The simplest test to do is basically a germline DNA test. It is available from a few different companies but one that is used frequently is from a company called Color. The patient swabs their cheek, the test performs germline sequencing on 30 genes, and we get the data back about 2 or 3 weeks later. That catches about half of the patients. It is fascinating clinically, because if the patient cannot get on a trial or does not have access to a trial, how do you know when to use this drug? [Do we give it] before or after chemotherapy? Certainly, [we should give it] after second-line hormonal therapy, such as abiraterone acetate (Zytiga) or enzalutamide (Xtandi). We don't know if we should do chemotherapy first; it is a very evolving field in terms of where and when these drugs are going to be used. There will be a lot of clarity when these trials come out, but right now it is very much a field in flux.We have to be a little careful with the term "precision medicine" because what is happening now is very similar to what happened with targeted therapy and immunotherapy. In the early days, people would present beautiful, anecdotal responses to mutations that they found. For immunotherapy, many early trials of vaccines showed that when you did careful randomized trials, the clinical benefit of these approaches was maybe not as great as we thought.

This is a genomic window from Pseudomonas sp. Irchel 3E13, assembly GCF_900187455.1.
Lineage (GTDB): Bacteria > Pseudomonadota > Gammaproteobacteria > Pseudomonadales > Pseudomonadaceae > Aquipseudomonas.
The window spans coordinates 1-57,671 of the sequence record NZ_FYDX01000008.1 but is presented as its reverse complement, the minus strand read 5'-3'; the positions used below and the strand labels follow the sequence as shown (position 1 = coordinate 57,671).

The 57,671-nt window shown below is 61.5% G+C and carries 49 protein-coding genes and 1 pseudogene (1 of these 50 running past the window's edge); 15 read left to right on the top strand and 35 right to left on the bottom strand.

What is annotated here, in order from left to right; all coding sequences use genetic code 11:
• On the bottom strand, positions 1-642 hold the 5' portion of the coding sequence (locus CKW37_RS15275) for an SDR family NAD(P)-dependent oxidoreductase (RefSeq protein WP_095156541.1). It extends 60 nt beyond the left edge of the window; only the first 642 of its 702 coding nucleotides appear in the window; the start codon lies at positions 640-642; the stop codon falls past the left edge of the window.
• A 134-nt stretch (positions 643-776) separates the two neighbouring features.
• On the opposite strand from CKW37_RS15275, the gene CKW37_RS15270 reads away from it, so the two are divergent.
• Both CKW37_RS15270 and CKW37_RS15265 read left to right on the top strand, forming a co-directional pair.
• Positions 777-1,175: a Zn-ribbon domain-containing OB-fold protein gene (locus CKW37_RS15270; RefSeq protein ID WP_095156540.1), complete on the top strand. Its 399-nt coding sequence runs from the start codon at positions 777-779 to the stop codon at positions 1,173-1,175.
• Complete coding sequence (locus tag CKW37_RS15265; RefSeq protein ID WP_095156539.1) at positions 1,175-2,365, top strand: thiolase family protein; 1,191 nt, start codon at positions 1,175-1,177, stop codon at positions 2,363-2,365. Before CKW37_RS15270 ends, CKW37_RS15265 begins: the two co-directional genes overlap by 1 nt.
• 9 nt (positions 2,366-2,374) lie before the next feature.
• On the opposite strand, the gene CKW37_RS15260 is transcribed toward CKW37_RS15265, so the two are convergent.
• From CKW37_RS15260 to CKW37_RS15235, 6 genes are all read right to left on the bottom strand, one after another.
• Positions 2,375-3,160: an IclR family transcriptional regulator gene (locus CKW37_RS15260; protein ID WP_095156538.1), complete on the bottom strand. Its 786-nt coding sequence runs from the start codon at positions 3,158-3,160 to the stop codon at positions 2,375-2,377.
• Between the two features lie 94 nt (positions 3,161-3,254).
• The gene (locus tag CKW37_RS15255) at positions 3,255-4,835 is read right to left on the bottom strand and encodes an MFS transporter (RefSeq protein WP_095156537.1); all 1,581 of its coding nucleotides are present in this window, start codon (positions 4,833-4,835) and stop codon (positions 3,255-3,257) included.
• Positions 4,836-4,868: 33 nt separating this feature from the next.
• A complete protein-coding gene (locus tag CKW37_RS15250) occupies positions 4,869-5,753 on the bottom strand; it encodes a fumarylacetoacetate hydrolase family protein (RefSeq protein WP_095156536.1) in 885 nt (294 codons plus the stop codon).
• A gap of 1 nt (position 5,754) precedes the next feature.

For example, in prostate cancer, you will hear people say that there are targetable mutations in 80% of cases. Then, they count the androgen receptor (AR). We knew [that] was there; we did not have to sequence the tumor to know that many, if not all, prostate cancers were driven by AR signaling, and sometimes driven forever by it.

What is the status of immunotherapy in prostate cancer?